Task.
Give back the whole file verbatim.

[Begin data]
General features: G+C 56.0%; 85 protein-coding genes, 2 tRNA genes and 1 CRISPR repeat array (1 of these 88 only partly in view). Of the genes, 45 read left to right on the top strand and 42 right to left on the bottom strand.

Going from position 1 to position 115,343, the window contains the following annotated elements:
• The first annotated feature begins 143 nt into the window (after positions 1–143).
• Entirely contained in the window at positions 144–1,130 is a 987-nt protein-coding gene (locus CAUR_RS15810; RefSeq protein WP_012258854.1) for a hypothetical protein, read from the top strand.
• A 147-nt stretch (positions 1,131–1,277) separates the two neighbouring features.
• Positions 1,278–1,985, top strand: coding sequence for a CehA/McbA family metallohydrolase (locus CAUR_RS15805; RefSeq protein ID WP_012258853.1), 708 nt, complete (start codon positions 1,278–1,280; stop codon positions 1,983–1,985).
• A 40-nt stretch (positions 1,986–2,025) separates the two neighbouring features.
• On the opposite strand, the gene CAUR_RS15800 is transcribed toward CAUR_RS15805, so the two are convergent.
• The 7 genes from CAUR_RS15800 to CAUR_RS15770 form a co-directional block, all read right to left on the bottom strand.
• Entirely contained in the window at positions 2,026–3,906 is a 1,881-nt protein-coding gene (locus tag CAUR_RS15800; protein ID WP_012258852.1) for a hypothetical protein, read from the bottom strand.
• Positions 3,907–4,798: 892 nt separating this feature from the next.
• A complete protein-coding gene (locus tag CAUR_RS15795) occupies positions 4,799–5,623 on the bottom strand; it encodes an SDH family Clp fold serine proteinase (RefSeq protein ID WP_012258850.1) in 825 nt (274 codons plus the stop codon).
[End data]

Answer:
General features: G+C 56.0%; 85 protein-coding genes, 2 tRNA genes and 1 CRISPR repeat array (1 of these 88 only partly in view). Of the genes, 45 read left to right on the top strand and 42 right to left on the bottom strand.

Going from position 1 to position 115,343, the window contains the following annotated elements:
• The first annotated feature begins 143 nt into the window (after positions 1–143).
• Entirely contained in the window at positions 144–1,130 is a 987-nt protein-coding gene (locus CAUR_RS15810; RefSeq protein WP_012258854.1) for a hypothetical protein, read from the top strand.
• A 147-nt stretch (positions 1,131–1,277) separates the two neighbouring features.
• Positions 1,278–1,985, top strand: coding sequence for a CehA/McbA family metallohydrolase (locus CAUR_RS15805; RefSeq protein ID WP_012258853.1), 708 nt, complete (start codon positions 1,278–1,280; stop codon positions 1,983–1,985).
• A 40-nt stretch (positions 1,986–2,025) separates the two neighbouring features.
• On the opposite strand, the gene CAUR_RS15800 is transcribed toward CAUR_RS15805, so the two are convergent.
• The 7 genes from CAUR_RS15800 to CAUR_RS15770 form a co-directional block, all read right to left on the bottom strand.
• Entirely contained in the window at positions 2,026–3,906 is a 1,881-nt protein-coding gene (locus tag CAUR_RS15800; protein ID WP_012258852.1) for a hypothetical protein, read from the bottom strand.
• Positions 3,907–4,798: 892 nt separating this feature from the next.
• A complete protein-coding gene (locus tag CAUR_RS15795) occupies positions 4,799–5,623 on the bottom strand; it encodes an SDH family Clp fold serine proteinase (RefSeq protein ID WP_012258850.1) in 825 nt (274 codons plus the stop codon).